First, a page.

Cinéma vérité

Pop culture can be as forbidding as it is inviting, particularly in areas that invite geeky obsession: The more devotion a genre or series or subculture inspires, the easier it is for the uninitiated to feel like they’re on the outside looking in. But geeks aren’t born; they’re made. And sometimes it only takes the right starting point to bring newbies into various intimidatingly vast obsessions. Gateways To Geekery is our regular attempt to help those who want to be enthralled, but aren’t sure where to start. Want advice? Suggest future Gateways To Geekery topics by emailing gateways@theonion.com.

Geek obsession: Cinéma vérité

Why it’s daunting: The maverick filmmakers behind cinéma vérité eschewed the talking heads, narration, and behind-the-scenes manipulation that have characterized documentaries since Robert J. Flaherty’s famously stage-managed Nanook Of The North in favor of a raw, unvarnished you-are-there approach that placed audiences smack dab in the center of the action. Aided by technological advancements like handheld cameras and light, flexible, mobile microphones and tape recorders, filmmakers introduced a radically unadorned new style that aspired to the immediacy and timeliness of journalism, and echoed the youthful energy, street-level realism, and fast-and-loose aesthetic of the French New Wave: vérité titan D.A. Pennebaker even went on to collaborate with Jean Luc-Godard on One P.M. Cinéma vérité respected audiences enough to assume they didn’t need exposition, narration, or elaborate scene-setting, which can make some of the movement’s films jarring for documentary neophytes. Thankfully, the filmmakers gravitated toward subjects so riveting that their appeal didn’t need any explication, whether it was David Bowie as he killed off Ziggy Stardust (Pennebaker’s Ziggy Stardust And The Spiders From Mars), John F. Kennedy (Robert Drew’s Primary and Crisis: Behind A Presidential Commitment), American aristocrats gone to seed (the Maysles brothers’ Grey Gardens), or The Rolling Stones at Altamont (Gimme Shelter).

Possible gateway: D.A. Pennebaker’s iconic rock ’n’ roll masterpiece Dont Look Back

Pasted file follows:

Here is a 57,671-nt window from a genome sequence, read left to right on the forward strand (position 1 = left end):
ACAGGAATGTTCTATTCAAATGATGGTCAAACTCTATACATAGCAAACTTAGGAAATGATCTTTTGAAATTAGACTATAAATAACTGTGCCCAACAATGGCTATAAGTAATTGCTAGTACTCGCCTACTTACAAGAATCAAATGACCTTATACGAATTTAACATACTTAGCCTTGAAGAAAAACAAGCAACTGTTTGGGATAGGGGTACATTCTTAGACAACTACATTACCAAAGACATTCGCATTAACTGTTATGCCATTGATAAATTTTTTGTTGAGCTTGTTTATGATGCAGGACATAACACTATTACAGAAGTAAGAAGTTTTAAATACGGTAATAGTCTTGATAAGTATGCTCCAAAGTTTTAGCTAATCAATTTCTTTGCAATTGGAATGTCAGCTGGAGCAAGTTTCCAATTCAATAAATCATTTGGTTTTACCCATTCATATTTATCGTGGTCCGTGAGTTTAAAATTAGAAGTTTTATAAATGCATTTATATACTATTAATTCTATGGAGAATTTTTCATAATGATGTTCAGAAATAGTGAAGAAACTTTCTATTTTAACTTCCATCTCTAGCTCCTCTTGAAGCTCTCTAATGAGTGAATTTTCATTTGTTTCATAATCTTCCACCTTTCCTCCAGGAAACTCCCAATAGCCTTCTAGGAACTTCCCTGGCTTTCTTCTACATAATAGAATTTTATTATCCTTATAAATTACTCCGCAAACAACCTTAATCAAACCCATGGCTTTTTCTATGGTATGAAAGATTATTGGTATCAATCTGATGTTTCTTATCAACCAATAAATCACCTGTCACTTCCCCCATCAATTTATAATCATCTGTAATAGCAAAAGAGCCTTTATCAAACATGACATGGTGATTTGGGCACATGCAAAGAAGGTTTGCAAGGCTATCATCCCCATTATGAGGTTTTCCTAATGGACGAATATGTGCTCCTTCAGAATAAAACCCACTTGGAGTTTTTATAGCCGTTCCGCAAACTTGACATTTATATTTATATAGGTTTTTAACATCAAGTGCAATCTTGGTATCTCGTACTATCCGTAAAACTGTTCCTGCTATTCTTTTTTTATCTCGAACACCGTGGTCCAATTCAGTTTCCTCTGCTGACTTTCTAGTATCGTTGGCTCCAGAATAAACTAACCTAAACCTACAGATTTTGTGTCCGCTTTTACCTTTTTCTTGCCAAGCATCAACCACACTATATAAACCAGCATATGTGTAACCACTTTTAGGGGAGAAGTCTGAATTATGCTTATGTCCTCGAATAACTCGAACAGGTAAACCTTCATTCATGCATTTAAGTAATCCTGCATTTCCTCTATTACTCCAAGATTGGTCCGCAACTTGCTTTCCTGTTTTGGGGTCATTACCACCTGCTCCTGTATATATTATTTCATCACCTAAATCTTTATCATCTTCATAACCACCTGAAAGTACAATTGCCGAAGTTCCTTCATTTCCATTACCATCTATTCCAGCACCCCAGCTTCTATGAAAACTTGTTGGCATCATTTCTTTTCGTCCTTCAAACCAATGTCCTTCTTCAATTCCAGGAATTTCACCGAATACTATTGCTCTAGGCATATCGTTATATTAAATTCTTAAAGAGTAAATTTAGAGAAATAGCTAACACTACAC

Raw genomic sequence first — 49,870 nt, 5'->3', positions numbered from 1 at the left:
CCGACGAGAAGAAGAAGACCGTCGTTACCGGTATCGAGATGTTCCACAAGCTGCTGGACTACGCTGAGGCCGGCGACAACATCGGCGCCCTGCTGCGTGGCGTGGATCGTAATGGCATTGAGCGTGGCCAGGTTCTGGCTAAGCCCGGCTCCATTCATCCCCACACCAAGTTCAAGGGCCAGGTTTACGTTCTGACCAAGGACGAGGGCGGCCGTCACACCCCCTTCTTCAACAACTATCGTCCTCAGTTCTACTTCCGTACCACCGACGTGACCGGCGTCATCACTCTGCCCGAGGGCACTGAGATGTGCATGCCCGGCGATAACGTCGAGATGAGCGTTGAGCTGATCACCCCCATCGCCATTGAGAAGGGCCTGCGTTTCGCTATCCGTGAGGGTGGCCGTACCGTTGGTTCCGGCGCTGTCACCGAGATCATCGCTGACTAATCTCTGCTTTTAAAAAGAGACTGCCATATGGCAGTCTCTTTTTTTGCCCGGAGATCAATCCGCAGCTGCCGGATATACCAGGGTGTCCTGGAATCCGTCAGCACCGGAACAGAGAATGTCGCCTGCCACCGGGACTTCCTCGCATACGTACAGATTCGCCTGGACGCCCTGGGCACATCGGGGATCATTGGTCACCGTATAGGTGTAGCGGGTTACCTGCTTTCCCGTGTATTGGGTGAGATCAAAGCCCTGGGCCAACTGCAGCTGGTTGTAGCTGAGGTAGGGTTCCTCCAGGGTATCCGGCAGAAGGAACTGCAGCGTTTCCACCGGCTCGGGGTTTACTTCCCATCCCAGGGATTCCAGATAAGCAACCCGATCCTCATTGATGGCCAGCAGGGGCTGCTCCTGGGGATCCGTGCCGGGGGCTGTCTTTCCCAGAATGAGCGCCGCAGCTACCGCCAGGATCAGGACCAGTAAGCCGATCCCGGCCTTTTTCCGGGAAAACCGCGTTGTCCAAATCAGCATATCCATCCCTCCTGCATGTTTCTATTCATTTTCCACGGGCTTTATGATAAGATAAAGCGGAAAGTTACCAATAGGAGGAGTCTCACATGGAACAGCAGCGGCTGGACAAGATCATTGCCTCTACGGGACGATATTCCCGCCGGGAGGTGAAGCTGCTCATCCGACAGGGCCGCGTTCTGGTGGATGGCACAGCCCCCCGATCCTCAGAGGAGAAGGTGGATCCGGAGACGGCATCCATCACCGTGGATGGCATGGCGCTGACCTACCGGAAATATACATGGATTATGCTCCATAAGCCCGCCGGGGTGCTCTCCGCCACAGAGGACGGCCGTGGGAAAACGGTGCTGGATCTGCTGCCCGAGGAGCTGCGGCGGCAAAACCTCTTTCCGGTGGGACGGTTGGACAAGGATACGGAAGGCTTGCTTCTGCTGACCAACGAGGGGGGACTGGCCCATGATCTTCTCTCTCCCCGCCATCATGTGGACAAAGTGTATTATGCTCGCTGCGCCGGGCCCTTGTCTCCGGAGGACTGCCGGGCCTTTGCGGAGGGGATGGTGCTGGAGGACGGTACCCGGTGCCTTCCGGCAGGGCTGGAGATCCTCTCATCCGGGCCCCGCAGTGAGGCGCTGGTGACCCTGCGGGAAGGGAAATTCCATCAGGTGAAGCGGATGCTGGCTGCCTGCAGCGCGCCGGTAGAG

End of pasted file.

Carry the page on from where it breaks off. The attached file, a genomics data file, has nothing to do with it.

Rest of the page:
Why: It’s hard to beat the output of Albert and David Maysles, particularly Grey Gardens, Gimme Shelter, and Salesman, but Dont Look Back is a much purer example of the form. The Maysles tended to be much more of a manipulative presence in their films; in Salesman, they even funded the door-to-door Bible sales trip they document. Of course, if the history of film has taught us anything, it’s that concepts like “purity” are inherently bogus. Dont Look Back’s most famous, widely spoofed sequence, a proto music video in which subject Bob Dylan tosses around cue cards with lyrics, while “Subterranean Homesick Blues” plays and Allen Ginsberg ambles about in the background, certainly didn’t happen spontaneously.

But Pennebaker otherwise is content to act as an unassuming fly on the wall as Dylan torments and toys with journalists who are stuck with the impossible task of getting straight answers from a professional enigma. Dylan hangs out with his hipster pals and takes in the media circus surrounding his British tour with a sort of beatific indifference. He emerges as a fascinating cipher and a bit of a spoiled brat, and Pennebaker takes in the strange, jet-lagged world of a touring musician and his gypsy caravan of fellow travelers with empathy and bemusement. With Dont Look Back, Pennebaker accomplished the cinéma vérité dream of capturing history—in this case, pop-culture history—as it happened.

Next steps: The Maysles’ harrowing Gimme Shelter is a natural next step from Dont Look Back. Both films indelibly chronicle titans of 20th-century music during a crucial moment in their creative and emotional evolution, but Shelter is as evisceratingly dark as Back is playful.

Where not to start: Frederick Wiseman is one of the masters of the form, but his unblinking explorations of social institutions (like Titicut Follies and High School) are too grim, uncompromising, and defiantly non-commercial to make for good entry points to cinéma vérité. Consider them master classes for folks who’ve made it through the more outsider-friendly canons of Pennebaker, Drew, and the Maysles.

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